A football net is one of those training equipment “inventions”, that doesn’t feel like it ever had to be invented. It performs such a self-evident, useful function that it’s easy to assume that they’ve been here forever. But there was in fact a time before football nets. During this time, the game of football must have been plagued by even more arguments and controversy than it is today.
What Are Football Nets Used For?
The primary purpose of a football net is to catch the ball, to stop it from sailing into an adjoining field or hitting an unsuspecting spectator. This of course speeds up the game, as less time is spent chasing runaway balls and applying magic sponges to winded spectators. The first patented full-size football nets, manufactured in 1891, were designed to serve this purpose and this purpose only.
But since then, football nets have been developed to serve important secondary purpose. In many cases, they remove all doubt as to whether or not the ball has crossed the line and a goal has been scored.
The Early Football Nets
The early football nets used to run straight from the crossbar, diagonally down to the ground where it is pegged in place. In fact, football nets like this are still used today, particularly in areas of potentially high vandalism. Net supports are not used on goals in these locations so the straight runback net is the only choice.
While these basic nets do the job – i.e. they catch the ball – they’re not good enough for high stake, professional games. If you’ve ever had a particularly competitive kick-around using one of these nets, you’ll probably know why…
Controversy With Early Football Nets
Football nets like this can cause controversy and disagreement. When the ball crosses the goal line very close to the crossbar, the net closest to the crossbar can rebound the ball back out of the goal mouth. As a result, it may not be clear whether a goal has been scored.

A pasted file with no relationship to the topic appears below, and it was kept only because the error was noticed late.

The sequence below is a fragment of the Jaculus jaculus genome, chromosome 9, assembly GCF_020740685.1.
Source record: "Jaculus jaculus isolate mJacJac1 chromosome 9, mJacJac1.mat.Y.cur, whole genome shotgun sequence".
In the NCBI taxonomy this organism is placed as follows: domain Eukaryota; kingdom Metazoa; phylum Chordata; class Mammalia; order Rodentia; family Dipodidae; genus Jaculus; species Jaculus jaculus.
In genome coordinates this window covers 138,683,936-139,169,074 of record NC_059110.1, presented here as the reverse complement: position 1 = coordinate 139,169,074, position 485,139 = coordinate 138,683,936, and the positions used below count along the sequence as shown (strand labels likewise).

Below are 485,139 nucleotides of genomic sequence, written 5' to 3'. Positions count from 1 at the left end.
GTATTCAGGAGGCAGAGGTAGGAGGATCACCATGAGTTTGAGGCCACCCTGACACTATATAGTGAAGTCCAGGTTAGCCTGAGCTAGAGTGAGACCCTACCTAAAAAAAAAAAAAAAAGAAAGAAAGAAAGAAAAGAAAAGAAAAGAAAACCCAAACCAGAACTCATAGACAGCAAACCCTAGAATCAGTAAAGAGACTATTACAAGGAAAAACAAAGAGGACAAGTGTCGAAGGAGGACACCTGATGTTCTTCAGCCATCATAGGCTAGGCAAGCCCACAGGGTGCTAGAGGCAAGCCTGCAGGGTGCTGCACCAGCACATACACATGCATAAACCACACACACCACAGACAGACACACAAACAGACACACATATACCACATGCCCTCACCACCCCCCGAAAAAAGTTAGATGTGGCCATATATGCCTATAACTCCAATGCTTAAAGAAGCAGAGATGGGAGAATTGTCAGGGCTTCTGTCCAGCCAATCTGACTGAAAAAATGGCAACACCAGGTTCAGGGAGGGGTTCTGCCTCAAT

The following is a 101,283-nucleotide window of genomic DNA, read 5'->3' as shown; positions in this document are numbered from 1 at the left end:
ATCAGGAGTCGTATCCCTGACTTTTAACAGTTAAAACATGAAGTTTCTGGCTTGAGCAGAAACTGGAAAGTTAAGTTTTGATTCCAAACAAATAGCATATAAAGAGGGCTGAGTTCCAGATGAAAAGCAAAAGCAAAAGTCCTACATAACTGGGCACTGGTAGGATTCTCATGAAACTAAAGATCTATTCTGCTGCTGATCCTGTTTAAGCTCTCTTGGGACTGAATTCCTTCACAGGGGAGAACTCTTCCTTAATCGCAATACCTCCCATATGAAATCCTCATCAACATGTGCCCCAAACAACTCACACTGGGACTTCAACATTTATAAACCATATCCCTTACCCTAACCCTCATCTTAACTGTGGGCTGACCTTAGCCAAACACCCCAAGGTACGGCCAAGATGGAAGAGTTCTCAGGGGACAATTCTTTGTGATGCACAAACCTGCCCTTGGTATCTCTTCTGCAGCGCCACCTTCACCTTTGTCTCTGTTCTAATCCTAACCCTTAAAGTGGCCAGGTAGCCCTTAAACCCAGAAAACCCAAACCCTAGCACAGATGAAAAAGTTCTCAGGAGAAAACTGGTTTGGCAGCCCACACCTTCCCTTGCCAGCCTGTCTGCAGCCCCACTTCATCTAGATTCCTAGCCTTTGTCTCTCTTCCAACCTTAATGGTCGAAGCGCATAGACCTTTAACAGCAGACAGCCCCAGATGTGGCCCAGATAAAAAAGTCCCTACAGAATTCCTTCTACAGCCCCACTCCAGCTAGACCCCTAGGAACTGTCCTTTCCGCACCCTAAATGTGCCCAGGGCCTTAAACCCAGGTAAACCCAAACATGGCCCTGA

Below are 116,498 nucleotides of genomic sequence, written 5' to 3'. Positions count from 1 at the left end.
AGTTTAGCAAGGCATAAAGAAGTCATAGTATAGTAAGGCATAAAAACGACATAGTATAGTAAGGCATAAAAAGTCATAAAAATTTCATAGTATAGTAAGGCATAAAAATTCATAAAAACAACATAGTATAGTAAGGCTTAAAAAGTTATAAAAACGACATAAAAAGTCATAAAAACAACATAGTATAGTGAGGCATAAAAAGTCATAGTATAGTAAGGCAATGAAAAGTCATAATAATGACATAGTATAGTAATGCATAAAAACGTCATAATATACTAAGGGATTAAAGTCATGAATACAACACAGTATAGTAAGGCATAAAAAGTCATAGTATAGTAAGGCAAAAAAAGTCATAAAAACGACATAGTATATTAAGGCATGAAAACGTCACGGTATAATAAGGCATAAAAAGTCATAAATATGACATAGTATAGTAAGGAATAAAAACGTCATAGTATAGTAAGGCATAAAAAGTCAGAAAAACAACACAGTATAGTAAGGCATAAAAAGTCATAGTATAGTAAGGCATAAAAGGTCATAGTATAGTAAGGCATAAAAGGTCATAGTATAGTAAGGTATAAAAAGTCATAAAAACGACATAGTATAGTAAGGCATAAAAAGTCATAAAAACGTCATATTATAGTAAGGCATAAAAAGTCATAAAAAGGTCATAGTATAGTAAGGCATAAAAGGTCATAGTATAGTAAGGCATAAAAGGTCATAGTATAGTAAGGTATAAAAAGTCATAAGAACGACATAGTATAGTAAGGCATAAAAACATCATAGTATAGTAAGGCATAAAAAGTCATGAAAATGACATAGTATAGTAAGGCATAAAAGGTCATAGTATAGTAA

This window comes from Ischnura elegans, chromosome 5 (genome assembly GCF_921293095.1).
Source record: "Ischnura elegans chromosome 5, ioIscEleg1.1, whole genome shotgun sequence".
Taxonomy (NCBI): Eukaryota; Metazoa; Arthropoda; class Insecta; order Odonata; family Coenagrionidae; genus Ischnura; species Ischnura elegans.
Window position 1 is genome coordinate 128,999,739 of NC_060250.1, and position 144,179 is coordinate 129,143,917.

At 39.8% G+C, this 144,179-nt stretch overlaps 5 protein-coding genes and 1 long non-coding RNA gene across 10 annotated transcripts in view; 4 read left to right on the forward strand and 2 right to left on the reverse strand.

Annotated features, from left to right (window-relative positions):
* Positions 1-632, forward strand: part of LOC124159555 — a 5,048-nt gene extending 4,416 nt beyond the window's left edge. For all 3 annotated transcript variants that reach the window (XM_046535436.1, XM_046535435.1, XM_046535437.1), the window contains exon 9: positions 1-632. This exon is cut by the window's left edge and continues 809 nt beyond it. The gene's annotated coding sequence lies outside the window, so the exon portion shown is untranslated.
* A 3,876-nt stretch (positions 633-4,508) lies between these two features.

In professional games, where every goal scored has very real financial implications, this just won’t do.
The Solution to Football Net Controversy
Solution #1 – Traditional Shaped Football Nets
The first solution to this problem was to add a small “roof” section to the football nets. This “roof” is created by adding a continental net support, sometimes referred to as “D-Shaped Supports”. This holds a small section of the net horizontally before it’s dropped diagonally to the ground.
These “traditional” nets remain the most popular choice for most football clubs around the world. However, though undoubtedly an improvement over the straight run back nets, they’re still not quite good enough for the Premier League. This is mainly due to the metal structures (the net supports themselves) allowing the potential risk of rebounding the ball back out of the goal.
Solution #2 – Box Shape Football Nets
As a result, free-hanging box-shaped football nets were developed. This system does away with the traditional “D-Shaped Supports”. Instead, the net is supported and suspended by two or three posts, which are positioned well behind the goal, meaning there is no risk of the net of net support acting as a rebounder.
The nets extend horizontally to these back posts with a large roof section. They’re held in place by a length of braid fixed behind the net to the rear net supports (known as International Free Hanging Net Supports) before they’re allowed to drop vertically to the ground, creating a box shape.
This system is now the first choice in almost all of the UK’s professional league clubs, and in the majority of top football clubs around the world.
If you’d like to know more about football nets and choosing the right one for you and your team, feel free to get in touch. Give us a call on 01782 571 719, or email.